Operator experience determines performance in a simulated computer-based brain tumor resection task
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Develop measures to differentiate between experienced and inexperienced neurosurgeons in a virtual reality brain surgery simulator environment.
Medical students (\(n=71\)) and neurosurgery residents (\(n=12\)) completed four simulated Glioblastoma multiforme resections. Simulated surgeries took place over four days with intermittent spacing in between (average time between surgeries of 4.77 \(\pm \) 0.73 days). The volume of tumor removed (cc), volume of healthy brain removed (cc), and instrument path length (mm) were recorded. Additionally, surgical effectiveness (% tumor removed divided by % healthy brain removed) and efficiency (% tumor removed divided by instrument movement in mm) were calculated. Performance was compared (1) between groups, and (2) for each participant over time to assess the learning curve. In addition, the effect of real-time instruction (“coaching”) was assessed with a randomly selected group of medical students.
Neurosurgery residents removed less healthy brain, were more effective in removing tumor and sparing healthy brain tissue, required less instrument movement, and were more efficient in removing tumor tissue than medical students. Medical students approached the resident level of performance over serial sessions. Coached medical students showed more conservative surgical behavior, removing both less tumor and less healthy brain. In sum, neurosurgery residents removed more tumor, removed less healthy brain, and required less instrument movement than medical students. Coaching modified medical student performance.
Virtual Reality brain surgery can differentiate operators based on both recent and long-term experience and may be useful in the acquisition and assessment of neurosurgical skills. Coaching alters the learning curve of naïve inexperienced individuals.
KeywordsSimulator Virtual reality Training NeuroTouch Coaching Glioblastoma multiforme tumor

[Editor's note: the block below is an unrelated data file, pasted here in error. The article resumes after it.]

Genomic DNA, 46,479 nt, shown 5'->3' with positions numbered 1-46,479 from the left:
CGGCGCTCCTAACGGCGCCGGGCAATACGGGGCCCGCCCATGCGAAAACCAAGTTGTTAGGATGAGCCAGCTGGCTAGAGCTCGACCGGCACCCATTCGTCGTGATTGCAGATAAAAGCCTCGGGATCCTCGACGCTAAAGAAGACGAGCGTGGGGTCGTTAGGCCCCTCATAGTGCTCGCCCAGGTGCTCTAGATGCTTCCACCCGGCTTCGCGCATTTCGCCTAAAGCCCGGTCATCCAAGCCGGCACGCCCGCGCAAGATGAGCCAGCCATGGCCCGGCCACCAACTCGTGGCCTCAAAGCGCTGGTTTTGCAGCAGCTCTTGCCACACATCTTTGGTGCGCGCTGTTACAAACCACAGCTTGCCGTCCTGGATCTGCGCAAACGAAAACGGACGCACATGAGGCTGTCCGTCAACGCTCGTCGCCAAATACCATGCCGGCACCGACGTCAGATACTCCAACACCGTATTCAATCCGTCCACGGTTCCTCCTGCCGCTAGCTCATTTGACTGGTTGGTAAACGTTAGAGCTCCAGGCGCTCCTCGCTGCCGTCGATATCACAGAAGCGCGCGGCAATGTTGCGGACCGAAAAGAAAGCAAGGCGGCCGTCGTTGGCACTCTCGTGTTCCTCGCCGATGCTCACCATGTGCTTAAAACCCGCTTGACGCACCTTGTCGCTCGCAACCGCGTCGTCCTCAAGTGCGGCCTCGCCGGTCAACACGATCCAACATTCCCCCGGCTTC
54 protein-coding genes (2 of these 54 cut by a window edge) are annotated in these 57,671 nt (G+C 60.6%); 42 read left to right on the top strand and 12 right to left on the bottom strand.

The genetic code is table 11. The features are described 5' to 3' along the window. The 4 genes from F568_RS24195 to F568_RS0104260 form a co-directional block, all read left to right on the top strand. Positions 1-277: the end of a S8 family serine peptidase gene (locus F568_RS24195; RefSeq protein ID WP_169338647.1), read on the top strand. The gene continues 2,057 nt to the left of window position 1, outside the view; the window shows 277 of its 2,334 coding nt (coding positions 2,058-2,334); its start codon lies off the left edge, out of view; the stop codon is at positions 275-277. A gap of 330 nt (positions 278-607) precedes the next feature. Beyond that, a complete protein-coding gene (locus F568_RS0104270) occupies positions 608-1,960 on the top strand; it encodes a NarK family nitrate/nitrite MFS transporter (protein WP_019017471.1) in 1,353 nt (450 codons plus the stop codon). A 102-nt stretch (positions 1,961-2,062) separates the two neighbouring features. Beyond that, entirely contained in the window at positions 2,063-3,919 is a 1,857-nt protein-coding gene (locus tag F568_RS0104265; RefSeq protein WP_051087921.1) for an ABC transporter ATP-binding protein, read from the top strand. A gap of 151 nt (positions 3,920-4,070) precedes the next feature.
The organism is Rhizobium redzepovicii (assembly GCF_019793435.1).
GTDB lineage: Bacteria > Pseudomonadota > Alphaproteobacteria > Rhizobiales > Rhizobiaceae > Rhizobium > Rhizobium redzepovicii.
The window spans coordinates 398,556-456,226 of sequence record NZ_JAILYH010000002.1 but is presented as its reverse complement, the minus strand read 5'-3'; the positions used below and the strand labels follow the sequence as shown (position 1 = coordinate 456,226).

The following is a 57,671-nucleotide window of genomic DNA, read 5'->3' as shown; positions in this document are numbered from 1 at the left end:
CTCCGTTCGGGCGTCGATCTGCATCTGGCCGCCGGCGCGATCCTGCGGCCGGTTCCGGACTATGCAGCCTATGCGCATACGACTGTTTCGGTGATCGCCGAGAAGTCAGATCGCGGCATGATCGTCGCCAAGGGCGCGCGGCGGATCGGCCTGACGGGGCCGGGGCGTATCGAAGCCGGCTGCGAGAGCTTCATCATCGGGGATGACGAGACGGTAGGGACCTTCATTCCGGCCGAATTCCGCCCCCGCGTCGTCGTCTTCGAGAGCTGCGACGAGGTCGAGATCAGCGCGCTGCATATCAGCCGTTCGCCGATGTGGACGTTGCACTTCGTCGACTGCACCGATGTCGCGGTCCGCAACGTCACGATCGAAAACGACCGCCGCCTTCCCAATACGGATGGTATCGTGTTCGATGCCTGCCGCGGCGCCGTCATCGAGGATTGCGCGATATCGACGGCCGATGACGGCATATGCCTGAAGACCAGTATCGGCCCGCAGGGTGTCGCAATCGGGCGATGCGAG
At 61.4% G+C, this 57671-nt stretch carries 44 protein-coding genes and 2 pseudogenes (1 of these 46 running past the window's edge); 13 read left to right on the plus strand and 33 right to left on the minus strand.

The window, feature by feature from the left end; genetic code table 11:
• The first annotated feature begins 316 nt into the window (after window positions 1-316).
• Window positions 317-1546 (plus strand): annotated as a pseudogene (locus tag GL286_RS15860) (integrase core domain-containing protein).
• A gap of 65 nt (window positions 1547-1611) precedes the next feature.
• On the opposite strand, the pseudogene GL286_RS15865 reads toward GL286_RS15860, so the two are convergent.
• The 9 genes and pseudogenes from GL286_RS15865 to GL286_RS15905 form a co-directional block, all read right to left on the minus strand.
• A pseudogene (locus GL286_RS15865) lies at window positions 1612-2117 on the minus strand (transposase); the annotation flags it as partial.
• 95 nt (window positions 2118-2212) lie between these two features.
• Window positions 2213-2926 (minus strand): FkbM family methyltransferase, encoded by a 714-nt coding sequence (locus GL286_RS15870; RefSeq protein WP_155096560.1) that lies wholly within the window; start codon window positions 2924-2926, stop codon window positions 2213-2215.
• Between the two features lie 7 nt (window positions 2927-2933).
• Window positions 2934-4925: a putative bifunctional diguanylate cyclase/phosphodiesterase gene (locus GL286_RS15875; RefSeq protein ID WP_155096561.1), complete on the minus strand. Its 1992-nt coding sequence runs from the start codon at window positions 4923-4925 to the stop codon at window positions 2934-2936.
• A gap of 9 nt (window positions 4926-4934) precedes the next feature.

We would like to thank the NRC for logistical support, Steven Philemond for coaching participants in the study, and Dr. Errol Gordon and Dr. E. J. Fernandez for their assistance with experimental design, the medical students and neurosurgery residents of the Icahn School of Medicine at Mount Sinai for their participation in our study, and all those who contributed to the study or manuscript preparation. Zachary Lorsch and Michael Chary are supported by the Medical Scientist Training Program of the Icahn School of Medicine at Mount Sinai (NIH Grant # T32 GM 007280).
Conflict of interest
Terrell Holloway, Zachary Lorsch, Michael Chary, Stanislaw Sobotka, Maximilian Moore, Anthony Costa, and Rolando Del Maestro report no Conflicts of Interest. As stated in the disclosures, Dr. Joshua Bederson, is part of the Neurotouch Consortium advisory board without compensation.
Ethical standard All procedures performed in studies involving human participants were in accordance with the ethical standards of the institutional research committee and with the 1964 Helsinki Declaration and its later amendments or comparable ethical standards.
Informed consent Informed consent was obtained from all individual participants included in the study. The institutional review board (IRB) of Mount Sinai Hospital determined that this study was exempt from IRB review.
Video demonstration of simulated GBM resection using NeuroTouch surgical simulator. Outline of tools used %during virtual GBM resection; suction utilized by the aspirator in right hand (RH) and cauterization utilized by the %bipolar in left hand (LH)
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